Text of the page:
Satan dilutes purpose through professionalism. The next tactic of Satan was to have the priest suggest that the primary concern of Amos was to make a living by means of his ministry. In other words, the priest was implying that the ministry is a job like any other job. “There eat bread, and prophesy there” (7:12). Thus, Amaziah suggested to Amos that the important thing was not his ministry, but his livelihood. By suggesting that Amos could maintain his standard of living as easily in Judah as in Israel, Amaziah was exposing Amos to the subtle snares of the professional attitude that counts the ministry as merely a job.
What is the result of counting the ministry as a job? It means the minister has traded masters; it means he is working for mammon rather than God. Satan is happy when men begin to minister for the money, however, little or much may result from the ministering. Satan is aware that dilution of purpose through the professionalism attitude is as deadly to the work of God as is destruction of purpose through fear or deflection of purpose through expediency.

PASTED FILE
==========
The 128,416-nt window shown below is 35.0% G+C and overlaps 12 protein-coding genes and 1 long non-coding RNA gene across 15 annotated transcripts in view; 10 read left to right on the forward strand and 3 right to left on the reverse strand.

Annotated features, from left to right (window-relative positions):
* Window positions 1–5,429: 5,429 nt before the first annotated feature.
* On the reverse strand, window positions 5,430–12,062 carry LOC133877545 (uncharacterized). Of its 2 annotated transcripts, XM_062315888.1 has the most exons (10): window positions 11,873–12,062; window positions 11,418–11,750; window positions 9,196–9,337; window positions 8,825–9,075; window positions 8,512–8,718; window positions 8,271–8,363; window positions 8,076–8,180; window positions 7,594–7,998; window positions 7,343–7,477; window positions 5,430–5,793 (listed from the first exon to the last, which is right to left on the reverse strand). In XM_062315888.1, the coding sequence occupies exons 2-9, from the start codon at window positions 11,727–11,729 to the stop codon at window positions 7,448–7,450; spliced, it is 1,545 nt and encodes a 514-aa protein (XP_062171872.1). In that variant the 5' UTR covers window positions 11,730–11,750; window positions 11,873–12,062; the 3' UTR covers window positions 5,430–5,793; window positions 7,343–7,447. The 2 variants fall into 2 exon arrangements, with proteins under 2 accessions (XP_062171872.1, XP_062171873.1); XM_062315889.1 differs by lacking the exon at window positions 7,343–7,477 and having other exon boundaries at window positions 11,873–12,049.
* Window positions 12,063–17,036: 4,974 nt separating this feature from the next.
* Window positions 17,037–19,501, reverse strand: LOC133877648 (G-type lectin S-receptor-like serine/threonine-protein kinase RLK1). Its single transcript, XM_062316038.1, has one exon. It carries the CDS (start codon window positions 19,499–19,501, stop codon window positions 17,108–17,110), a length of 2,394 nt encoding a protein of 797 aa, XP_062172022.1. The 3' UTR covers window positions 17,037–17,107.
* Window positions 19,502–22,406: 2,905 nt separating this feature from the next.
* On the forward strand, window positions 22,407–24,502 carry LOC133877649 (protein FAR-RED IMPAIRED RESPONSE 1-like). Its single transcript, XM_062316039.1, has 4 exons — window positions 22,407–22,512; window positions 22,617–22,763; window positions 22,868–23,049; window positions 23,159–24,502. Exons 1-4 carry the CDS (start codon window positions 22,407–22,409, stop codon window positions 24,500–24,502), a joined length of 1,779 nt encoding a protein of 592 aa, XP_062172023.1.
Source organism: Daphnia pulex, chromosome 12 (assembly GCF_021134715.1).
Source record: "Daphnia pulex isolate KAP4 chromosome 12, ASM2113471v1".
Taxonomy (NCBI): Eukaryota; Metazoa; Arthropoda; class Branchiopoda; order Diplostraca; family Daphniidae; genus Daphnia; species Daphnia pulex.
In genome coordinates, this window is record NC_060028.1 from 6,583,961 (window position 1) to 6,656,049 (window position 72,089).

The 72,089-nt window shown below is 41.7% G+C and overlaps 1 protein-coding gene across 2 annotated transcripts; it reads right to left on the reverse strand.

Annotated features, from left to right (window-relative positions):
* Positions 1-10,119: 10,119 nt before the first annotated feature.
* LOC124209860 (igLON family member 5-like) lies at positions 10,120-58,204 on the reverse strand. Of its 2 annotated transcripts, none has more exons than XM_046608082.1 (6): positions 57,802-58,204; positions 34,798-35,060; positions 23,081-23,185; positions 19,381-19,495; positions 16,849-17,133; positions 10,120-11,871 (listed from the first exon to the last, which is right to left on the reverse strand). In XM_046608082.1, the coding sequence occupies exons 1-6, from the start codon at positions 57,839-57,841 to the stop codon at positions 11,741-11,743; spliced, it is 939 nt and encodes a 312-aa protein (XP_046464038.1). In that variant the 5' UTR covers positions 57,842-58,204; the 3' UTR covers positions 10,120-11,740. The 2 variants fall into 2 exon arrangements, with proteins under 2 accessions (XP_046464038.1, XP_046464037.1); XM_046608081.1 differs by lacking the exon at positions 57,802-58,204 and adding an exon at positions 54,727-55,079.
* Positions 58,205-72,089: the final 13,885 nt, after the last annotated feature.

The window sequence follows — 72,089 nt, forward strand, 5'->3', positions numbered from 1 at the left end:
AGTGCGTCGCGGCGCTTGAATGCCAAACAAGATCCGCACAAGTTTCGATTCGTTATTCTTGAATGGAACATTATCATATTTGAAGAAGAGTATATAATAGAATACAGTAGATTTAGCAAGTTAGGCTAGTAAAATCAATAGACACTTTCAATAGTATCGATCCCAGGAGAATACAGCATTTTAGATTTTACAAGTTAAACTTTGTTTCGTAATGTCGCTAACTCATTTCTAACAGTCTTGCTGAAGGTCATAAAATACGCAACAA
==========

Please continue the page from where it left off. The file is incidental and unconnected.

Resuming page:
Satan debases purpose through servility. The final tactic is illustrated by Amaziah’s attempt to awe the prophet with, “It is the king’s chapel, and it is the king’s court” (7:13). Amaziah knew that what fear, expediency, and professionalism failed to accomplish, servility might achieve. So he attempted to impress the rural prophet with the splendors of the royal establishment. Surely Amos could see he was out of place in the sophisticated cultural and religious center of the northern kingdom. Surely he would see his ministry was not suited to the people of Bethel.
The temptation faced by Amos was one that can be fatal to the minister and his ministry. Basically, it is the temptation to be a respecter of persons rather than of God.
What defenses does the minister have against these satanic tactics? The passage under study will provide some insights. For each assault, there is a defense. We shall consider the defenses in inverse order to the assaults.
The consciousness of God protects against debasing of purpose through servility. “And the Lord took me” (7:15) is the prophet’s response. It is unthinkable to Amos that a servant of the most high God should grovel in servility before a mere king. What is a king to one who serves the King of kings? Every minister must be a respecter of God rather than a respecter of persons. Commoners and kings — all stand equal before the judgment bar of God; all need the Christian gospel of God’s saving grace.